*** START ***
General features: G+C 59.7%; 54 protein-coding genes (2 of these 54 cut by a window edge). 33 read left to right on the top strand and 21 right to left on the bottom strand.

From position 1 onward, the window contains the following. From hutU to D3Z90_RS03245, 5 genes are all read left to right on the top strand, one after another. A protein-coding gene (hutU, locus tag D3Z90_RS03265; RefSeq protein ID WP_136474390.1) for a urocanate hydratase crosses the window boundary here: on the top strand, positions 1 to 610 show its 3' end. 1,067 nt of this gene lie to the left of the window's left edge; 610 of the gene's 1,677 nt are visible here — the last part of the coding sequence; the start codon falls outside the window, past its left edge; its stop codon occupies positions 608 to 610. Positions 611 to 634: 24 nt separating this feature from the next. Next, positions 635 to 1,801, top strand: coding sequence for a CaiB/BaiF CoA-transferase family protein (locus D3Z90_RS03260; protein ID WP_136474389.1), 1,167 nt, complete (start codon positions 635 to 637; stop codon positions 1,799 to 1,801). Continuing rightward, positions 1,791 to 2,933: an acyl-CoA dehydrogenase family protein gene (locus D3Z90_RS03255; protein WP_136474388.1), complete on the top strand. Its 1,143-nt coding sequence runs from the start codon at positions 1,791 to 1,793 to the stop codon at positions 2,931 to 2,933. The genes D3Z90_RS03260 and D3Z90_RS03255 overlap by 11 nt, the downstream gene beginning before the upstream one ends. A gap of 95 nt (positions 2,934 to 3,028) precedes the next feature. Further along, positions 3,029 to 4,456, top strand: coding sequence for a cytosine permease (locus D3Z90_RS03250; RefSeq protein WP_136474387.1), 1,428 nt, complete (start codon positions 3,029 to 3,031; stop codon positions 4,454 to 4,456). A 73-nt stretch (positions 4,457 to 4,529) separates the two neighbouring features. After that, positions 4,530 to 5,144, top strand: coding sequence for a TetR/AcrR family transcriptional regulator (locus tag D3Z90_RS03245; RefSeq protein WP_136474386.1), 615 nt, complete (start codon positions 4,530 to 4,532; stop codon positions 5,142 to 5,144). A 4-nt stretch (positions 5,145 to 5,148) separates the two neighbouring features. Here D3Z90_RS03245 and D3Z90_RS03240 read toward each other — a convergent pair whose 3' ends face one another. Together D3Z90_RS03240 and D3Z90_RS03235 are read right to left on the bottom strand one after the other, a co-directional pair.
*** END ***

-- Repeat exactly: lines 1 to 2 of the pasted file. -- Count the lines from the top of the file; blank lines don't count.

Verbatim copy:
General features: G+C 59.7%; 54 protein-coding genes (2 of these 54 cut by a window edge). 33 read left to right on the top strand and 21 right to left on the bottom strand.

From position 1 onward, the window contains the following. From hutU to D3Z90_RS03245, 5 genes are all read left to right on the top strand, one after another. A protein-coding gene (hutU, locus tag D3Z90_RS03265; RefSeq protein ID WP_136474390.1) for a urocanate hydratase crosses the window boundary here: on the top strand, positions 1 to 610 show its 3' end. 1,067 nt of this gene lie to the left of the window's left edge; 610 of the gene's 1,677 nt are visible here — the last part of the coding sequence; the start codon falls outside the window, past its left edge; its stop codon occupies positions 608 to 610. Positions 611 to 634: 24 nt separating this feature from the next. Next, positions 635 to 1,801, top strand: coding sequence for a CaiB/BaiF CoA-transferase family protein (locus D3Z90_RS03260; protein ID WP_136474389.1), 1,167 nt, complete (start codon positions 635 to 637; stop codon positions 1,799 to 1,801). Continuing rightward, positions 1,791 to 2,933: an acyl-CoA dehydrogenase family protein gene (locus D3Z90_RS03255; protein WP_136474388.1), complete on the top strand. Its 1,143-nt coding sequence runs from the start codon at positions 1,791 to 1,793 to the stop codon at positions 2,931 to 2,933. The genes D3Z90_RS03260 and D3Z90_RS03255 overlap by 11 nt, the downstream gene beginning before the upstream one ends. A gap of 95 nt (positions 2,934 to 3,028) precedes the next feature. Further along, positions 3,029 to 4,456, top strand: coding sequence for a cytosine permease (locus D3Z90_RS03250; RefSeq protein WP_136474387.1), 1,428 nt, complete (start codon positions 3,029 to 3,031; stop codon positions 4,454 to 4,456). A 73-nt stretch (positions 4,457 to 4,529) separates the two neighbouring features. After that, positions 4,530 to 5,144, top strand: coding sequence for a TetR/AcrR family transcriptional regulator (locus tag D3Z90_RS03245; RefSeq protein WP_136474386.1), 615 nt, complete (start codon positions 4,530 to 4,532; stop codon positions 5,142 to 5,144). A 4-nt stretch (positions 5,145 to 5,148) separates the two neighbouring features. Here D3Z90_RS03245 and D3Z90_RS03240 read toward each other — a convergent pair whose 3' ends face one another. Together D3Z90_RS03240 and D3Z90_RS03235 are read right to left on the bottom strand one after the other, a co-directional pair.